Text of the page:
Josh Robbins of the Orlando Sentinel: Former Orlando Magic center Marcin Gortat can’t wait for Wednesday night. Gortat will visit Capitol Hill to attend a special screening of a movie based on the life of Lech Walesa, the former Nobel Peace Prize winner and former president of Poland. “It’s going to be huge,” Gortat said, smiling broadly. For Gortat, a proud native of Poland, the event is one of the perks of living in the nation’s capital. Basketball, however, is the biggest perk. When the Phoenix Suns traded him to the Washington Wizards in late October, he moved from a rebuilding franchise to a team with legitimate playoff hopes in the weak Eastern Conference. He’s responded well. Averaging 13.4 points and 9.4 rebounds per game. ... Gortat wanted a change, and the trade to Washington provided it. Now, he couldn’t be much happier. He’s scheduled to become a free agent after this season, but, first, he wants the Wizards to make a playoff push.
Jody Genessy of the Deseret News: This kind of performance is not in the tanking handbook. And especially not after earning a road win Saturday and picking up a thrilling overtime victory a week ago. If the Utah Jazz continue playing the kind of solid basketball that was on full display during an impressive 109-103 win over the Houston Rockets on Monday, a #tankingfail hashtag might start trending on Twitter. And the re-energized Jazz, who’ve won two straight games and three of four, would love nothing more than that. “It is exciting,” Jazz center Derrick Favors said. “It’s always exciting to win.” Even more exciting when the team takes down a surging Rockets squad that had won five straight and had already won once at EnergySolutions Arena this season. Remember the way the Jazz played during that 1-14 start? Including that humiliating 104-93 loss to these Rockets after leading by 19 points? That was so November.
Jenny Dial Creech of the Houston Chronicle: Rockets forward Chandler Parsons was stretching and working on loosening up his back all the way until game time Monday night in Salt Lake City. Despite Parsons’ best efforts, he was unable to play in the Rockets’ 109-103 loss to the Jazz. Francisco Garcia started in his place. “They have been playing well,” coach Kevin McHale said of his team’s bench. “They have had to with this many injuries.” Omri Casspi said that because of all the playing time the reserves have been getting, there is no pressure on anyone to step up. “This is the nature of the NBA season,” Casspi said. “You are going to have bumps and bruises. It’s a long season, but I think everyone on this team knows his role and knows how to come out, and we are comfortable playing as much as we need to.”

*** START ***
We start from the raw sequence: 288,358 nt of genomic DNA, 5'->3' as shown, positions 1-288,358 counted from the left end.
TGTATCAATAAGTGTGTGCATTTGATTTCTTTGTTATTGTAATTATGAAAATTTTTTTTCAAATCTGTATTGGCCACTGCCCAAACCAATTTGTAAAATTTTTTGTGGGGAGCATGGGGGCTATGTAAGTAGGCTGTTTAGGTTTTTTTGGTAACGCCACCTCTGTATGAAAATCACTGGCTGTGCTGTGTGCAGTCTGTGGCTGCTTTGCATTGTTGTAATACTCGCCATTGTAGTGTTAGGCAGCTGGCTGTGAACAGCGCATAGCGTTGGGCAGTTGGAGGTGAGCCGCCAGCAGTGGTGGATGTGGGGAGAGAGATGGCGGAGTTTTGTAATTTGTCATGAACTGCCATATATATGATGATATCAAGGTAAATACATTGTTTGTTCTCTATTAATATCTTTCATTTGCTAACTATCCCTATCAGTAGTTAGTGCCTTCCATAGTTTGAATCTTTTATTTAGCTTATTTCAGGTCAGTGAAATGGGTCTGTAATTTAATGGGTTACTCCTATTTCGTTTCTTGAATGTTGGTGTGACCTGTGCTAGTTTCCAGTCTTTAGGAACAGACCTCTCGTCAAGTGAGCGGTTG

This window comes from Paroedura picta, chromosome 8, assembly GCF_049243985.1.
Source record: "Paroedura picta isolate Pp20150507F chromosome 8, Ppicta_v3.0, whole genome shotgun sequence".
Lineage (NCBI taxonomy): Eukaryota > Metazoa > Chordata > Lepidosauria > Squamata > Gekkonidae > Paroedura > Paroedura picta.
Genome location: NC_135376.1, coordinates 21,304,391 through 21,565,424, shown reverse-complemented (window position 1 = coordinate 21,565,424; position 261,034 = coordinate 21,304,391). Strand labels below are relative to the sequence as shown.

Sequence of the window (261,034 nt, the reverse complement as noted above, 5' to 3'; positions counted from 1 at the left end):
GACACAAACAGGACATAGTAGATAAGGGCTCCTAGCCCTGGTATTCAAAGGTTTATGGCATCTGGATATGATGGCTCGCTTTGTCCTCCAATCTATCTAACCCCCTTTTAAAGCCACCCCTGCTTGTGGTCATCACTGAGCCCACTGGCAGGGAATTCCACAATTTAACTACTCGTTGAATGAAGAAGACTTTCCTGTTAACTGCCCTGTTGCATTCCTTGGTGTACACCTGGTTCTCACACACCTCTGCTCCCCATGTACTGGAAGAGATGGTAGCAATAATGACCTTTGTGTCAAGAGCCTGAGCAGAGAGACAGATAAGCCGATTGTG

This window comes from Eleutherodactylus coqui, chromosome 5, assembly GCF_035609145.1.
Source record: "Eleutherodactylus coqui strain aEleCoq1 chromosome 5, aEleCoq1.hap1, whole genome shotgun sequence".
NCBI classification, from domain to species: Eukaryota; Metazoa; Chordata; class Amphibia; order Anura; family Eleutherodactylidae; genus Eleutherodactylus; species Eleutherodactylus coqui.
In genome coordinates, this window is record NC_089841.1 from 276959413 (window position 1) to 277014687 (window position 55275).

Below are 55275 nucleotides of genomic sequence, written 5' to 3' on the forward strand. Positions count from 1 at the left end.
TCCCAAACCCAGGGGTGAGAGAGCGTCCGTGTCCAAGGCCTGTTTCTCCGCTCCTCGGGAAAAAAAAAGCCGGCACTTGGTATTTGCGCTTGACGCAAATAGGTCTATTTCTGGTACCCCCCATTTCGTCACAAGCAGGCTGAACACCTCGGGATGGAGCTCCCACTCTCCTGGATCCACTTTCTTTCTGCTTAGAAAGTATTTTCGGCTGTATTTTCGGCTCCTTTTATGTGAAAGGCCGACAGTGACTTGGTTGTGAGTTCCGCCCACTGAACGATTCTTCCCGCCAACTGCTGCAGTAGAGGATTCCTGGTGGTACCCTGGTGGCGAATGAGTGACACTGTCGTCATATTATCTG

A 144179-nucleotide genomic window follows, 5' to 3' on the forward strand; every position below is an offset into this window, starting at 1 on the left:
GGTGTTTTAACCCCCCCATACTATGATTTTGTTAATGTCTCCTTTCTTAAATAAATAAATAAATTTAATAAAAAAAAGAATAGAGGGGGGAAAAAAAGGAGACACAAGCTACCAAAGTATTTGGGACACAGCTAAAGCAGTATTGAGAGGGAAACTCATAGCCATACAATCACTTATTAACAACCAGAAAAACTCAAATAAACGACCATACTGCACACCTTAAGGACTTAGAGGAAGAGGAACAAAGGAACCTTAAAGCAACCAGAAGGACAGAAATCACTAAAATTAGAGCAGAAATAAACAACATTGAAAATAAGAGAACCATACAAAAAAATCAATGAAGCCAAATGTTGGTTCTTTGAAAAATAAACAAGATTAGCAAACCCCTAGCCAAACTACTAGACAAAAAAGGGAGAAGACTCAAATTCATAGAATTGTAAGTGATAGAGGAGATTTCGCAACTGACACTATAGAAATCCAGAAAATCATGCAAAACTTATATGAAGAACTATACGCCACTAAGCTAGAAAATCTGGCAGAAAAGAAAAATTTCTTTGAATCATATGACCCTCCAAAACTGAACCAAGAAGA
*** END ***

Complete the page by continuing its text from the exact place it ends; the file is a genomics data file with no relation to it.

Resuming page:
Jerry Zgoda of the Star Tribune: Ask Timberwolves coach Rick Adelman about flying 1,800 miles to play San Antonio in a “home” game in Mexico City and he’ll strike a pose of a man mystified. But he knows better: He was there at the beginning. Adelman was a Portland assistant coach in 1986 when the Trail Blazers drafted Arvydas Sabonis and Drazen Petrovic, a pair of European prodigies whose existence until then had been personally verified by NBA aficionados only with grainy video highlight reels or a fleeting Olympic appearance. Nearly 30 years later, the NBA is surfing a wave of globalization that sells jerseys and television rights worldwide and has lifted the league’s talent and skill. A record 92 international players from 39 countries and territories made rosters when this season started; 17 of them will play Wednesday night at the year-old Mexico City Arena when the Spurs and Wolves meet so far away from home in what the league calls NBA Global Games Mexico City 2013. The Spurs have 10 such players (a record itself) and the Wolves have seven after adding Cameroon’s Luc Mbah a Moute in last week’s trade of Derrick Williams. “You knew there were good players over there,” Adelman said, referring to somewhere across the sea and a time long ago, “but I never expected the game to change the way it has. You’re seeing guys coming over here, and large groups of guys. Still, that’s no reason to go to Mexico City.”